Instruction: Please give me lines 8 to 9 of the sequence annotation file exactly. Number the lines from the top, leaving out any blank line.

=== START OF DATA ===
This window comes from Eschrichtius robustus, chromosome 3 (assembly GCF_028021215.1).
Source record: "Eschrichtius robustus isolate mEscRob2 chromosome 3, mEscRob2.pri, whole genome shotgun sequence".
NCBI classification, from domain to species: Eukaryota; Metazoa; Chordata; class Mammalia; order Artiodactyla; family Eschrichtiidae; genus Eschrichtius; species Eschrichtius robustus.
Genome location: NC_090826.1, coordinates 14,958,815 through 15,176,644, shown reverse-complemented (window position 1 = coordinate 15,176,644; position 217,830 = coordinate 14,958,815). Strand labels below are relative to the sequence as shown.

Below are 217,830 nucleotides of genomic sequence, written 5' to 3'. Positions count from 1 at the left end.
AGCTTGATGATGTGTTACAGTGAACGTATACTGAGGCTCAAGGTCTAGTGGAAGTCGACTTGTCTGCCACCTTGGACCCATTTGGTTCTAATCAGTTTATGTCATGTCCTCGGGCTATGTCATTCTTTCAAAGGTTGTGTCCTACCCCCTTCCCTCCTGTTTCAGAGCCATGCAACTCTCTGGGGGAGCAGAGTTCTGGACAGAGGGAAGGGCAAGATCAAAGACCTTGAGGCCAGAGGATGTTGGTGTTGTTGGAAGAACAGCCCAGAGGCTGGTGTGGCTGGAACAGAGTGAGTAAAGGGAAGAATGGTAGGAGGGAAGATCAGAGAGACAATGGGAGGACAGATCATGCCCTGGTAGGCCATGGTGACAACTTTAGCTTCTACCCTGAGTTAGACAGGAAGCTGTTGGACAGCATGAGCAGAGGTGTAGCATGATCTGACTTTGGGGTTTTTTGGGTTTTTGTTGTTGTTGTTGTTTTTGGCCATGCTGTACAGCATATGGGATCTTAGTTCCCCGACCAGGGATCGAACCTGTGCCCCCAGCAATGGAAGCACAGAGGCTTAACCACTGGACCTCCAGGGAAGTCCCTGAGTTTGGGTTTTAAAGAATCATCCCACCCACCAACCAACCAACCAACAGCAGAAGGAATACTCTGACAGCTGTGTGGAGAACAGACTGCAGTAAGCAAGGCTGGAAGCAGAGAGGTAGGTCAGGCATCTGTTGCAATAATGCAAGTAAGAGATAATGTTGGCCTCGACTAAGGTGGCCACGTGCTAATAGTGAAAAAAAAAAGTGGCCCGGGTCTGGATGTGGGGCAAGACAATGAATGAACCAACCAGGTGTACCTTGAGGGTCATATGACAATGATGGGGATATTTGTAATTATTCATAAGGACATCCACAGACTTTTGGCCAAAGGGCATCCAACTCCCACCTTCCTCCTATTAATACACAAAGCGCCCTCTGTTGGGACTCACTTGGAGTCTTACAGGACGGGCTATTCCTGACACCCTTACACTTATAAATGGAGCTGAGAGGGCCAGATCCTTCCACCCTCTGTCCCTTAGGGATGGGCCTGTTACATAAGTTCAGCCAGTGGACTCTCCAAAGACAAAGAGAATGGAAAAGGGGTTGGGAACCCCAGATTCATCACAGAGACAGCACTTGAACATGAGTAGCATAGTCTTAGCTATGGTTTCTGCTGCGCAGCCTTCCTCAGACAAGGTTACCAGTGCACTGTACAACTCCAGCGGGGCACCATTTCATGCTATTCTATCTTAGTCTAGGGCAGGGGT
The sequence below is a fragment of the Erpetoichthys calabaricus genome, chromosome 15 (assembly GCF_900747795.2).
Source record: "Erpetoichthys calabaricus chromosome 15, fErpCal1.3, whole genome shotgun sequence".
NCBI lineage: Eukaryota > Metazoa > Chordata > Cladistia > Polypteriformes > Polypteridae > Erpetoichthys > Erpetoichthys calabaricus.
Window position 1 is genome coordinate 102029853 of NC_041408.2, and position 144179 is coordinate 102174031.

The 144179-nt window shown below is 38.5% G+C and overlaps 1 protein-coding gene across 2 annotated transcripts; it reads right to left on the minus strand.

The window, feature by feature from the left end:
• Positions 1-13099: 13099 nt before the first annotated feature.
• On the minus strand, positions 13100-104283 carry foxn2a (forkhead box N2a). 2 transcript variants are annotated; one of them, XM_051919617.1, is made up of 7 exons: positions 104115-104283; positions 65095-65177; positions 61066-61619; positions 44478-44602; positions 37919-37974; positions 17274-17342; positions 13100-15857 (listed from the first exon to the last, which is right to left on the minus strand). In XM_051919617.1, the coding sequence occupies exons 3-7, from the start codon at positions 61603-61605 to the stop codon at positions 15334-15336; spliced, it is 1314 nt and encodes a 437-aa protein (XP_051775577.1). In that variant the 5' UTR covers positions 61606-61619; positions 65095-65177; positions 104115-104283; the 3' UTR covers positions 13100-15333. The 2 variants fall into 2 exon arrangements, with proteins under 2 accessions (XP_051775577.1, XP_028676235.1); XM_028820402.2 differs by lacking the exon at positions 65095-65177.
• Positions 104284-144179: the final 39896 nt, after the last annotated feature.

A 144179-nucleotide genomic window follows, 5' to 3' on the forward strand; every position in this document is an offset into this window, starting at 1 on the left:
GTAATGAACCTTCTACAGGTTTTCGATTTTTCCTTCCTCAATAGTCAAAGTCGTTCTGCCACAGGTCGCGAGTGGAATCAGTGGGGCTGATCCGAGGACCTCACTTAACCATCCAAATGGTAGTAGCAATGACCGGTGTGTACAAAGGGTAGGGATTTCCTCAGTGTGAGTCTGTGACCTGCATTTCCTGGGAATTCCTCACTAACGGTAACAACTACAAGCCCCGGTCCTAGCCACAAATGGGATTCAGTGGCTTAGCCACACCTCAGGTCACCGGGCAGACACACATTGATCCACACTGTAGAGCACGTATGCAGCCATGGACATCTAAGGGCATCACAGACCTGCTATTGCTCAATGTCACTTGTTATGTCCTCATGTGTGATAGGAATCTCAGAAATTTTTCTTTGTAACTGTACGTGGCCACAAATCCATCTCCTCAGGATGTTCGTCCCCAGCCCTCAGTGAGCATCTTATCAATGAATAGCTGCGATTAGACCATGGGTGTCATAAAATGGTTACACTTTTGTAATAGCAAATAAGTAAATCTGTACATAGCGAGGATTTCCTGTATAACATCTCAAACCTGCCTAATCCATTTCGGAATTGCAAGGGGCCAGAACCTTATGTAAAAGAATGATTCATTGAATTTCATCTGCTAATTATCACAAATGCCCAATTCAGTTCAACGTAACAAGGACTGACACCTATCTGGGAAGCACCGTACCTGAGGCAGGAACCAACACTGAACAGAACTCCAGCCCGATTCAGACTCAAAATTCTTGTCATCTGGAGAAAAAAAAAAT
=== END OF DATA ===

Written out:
Source record: "Erpetoichthys calabaricus chromosome 15, fErpCal1.3, whole genome shotgun sequence".
NCBI lineage: Eukaryota > Metazoa > Chordata > Cladistia > Polypteriformes > Polypteridae > Erpetoichthys > Erpetoichthys calabaricus.